I decided that I needed to change my approach. So, I began arguing with God. I came up with all sorts of great reasons why I shouldn’t go into the priesthood – all sorts of roadblocks to preclude me from following God’s call. Even though I wasn’t listening to God, God seemed to be listening to me. God took the hint and left me alone. And I continued with my contented little life. For a little while, anyway. But God can be persistent. After a while, God would come back with the same old request. And I can be very stubborn. I would rattle off the same list of excuses, plus any new ones I have come up with. This went on for years – the battle of wills between God and yours truly. Over time the frequency between interruptions became shorter and shorter, and the intensity of the encounters with God became stronger and stronger. Eventually, the sense of call became so intense that I finally had to give in to God and start listening to what God was saying – to start really hearing the message. I realized that I had to be open to God. And the rest, as they say, is history. But one of the things that I learned through the experience was that when I really listened to what God was asking and was open to God, I was blessed beyond measure. All the roadblocks I had thrown up disappeared, and all the problems I anticipated never materialized. God took care of it all.

As Johann Wolfgang von Goethe once commented, “The moment one definitely commits oneself then Providence moves too. All sorts of things occur to help that would never otherwise have occurred. A whole stream of events issues from the decision, raising in one's favor all manner of unforeseen incidents, meetings, and material assistance, which no man would have dreamed would come his way” (Johann Wolfgang von Goethe). But if I am brutally honest with myself, I still have bouts with spiritual deafness. Only now, it’s more a matter of just plain not hearing, as opposed to willfully tuning out or ignoring God. Having completely turned my life upside down to follow God’s calling, I know better. I know the love and mercy of God that Goethe was talking about. Sometimes I just get too wrapped up in what I’m doing and don’t take time to listen for God’s voice. That gentle voice gets drowned out by the cacophony that is my own thoughts and frenetic activity.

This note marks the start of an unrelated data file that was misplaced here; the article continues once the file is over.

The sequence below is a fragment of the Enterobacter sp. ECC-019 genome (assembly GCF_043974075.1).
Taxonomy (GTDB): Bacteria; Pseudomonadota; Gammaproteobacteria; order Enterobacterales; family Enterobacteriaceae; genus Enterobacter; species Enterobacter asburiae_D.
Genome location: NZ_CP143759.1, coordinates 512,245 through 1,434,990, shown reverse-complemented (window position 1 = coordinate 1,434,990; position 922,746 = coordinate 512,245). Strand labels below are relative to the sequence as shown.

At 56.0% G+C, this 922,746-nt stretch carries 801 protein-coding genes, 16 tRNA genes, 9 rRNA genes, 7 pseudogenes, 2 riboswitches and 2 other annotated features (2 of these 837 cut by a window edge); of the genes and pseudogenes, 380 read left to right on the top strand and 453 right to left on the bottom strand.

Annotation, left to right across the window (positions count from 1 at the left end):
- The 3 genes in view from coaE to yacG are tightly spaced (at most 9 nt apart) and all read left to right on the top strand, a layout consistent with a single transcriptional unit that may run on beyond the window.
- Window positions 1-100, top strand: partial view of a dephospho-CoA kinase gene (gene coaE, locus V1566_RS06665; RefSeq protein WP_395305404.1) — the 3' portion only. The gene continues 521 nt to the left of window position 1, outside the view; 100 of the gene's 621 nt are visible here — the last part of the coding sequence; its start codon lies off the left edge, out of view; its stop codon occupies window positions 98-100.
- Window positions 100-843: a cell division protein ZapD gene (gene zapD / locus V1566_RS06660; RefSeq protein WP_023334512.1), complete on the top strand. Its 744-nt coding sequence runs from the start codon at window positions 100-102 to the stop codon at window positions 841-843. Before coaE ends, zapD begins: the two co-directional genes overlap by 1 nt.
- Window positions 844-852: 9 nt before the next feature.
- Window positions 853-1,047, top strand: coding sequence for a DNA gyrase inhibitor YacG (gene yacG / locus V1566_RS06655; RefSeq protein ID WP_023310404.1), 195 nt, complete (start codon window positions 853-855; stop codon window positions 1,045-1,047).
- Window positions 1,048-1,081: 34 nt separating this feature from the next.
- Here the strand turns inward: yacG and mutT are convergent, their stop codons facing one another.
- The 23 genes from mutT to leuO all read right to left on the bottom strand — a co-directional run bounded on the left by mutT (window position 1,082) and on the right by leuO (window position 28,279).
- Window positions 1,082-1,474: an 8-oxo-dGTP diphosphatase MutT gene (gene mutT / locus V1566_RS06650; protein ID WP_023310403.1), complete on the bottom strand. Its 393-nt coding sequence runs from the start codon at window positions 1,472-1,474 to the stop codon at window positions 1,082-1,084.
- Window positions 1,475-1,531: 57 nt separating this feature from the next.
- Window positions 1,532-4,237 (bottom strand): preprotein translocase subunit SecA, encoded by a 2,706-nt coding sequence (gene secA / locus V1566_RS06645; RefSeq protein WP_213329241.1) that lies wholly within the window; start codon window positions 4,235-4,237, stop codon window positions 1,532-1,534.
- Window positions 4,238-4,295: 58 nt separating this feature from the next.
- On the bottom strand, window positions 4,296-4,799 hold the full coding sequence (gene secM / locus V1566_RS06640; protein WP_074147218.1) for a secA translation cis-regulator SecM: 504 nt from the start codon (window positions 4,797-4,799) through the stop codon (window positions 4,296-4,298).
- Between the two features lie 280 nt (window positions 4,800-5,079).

That’s one of my own examples of struggling with spiritual deafness. Perhaps you have your own, to some extent or another. So how do we counteract the affliction of spiritual deafness? We need to learn to listen in a new way. Rather, we first need to be opened to listening, to hearing, in a new way. As today’s Gospel demonstrates, Jesus has spoken the invitation to allow that to happen – “Ephphatha” – be opened. He has spoken those words to us a number of times. They are spoken to us every time we walk into this place. They are spoken to us and made part of us by virtue of our baptisms. They are spoken to us and reinforced every time we approach this table to participate in the Eucharist and partake of Christ’s Body and Blood.

Sometimes the invitation to “Ephphatha” can actually be heard with the ears. Sometimes it is heard in the words of Scripture – possibly even an old familiar passage you have heard numerous times before, but then you hear it as with new ears, speaking to you in a way it never has before. Sometimes it is heard in the words of our prayers – in the Prayers of the People or a collect or the Eucharistic Prayer. Sometimes it is heard in a hymn sung by the congregation or an anthems sung by the choir. And hopefully, on occasion, it is heard in the words of a sermon.

But the invitation to “Ephphatha” is not always heard with our ears. More often than not, the invitation to be opened is not audible, but is conveyed in more subtle ways. Maybe it is experienced in the gentle smile of a fellow parishioner. Or maybe felt through a handshake or an embrace during the Peace. Or perhaps it is conveyed in a kind gesture or a helping hand. In these cases, the invitation of “Ephphatha” is only discerned as a gut feeling – it is felt in the heart. You may not know it at the time, but that’s what’s happening. The Spirit is issuing you a subtle invitation to be opened – to be opened to the love of God as manifested through another person.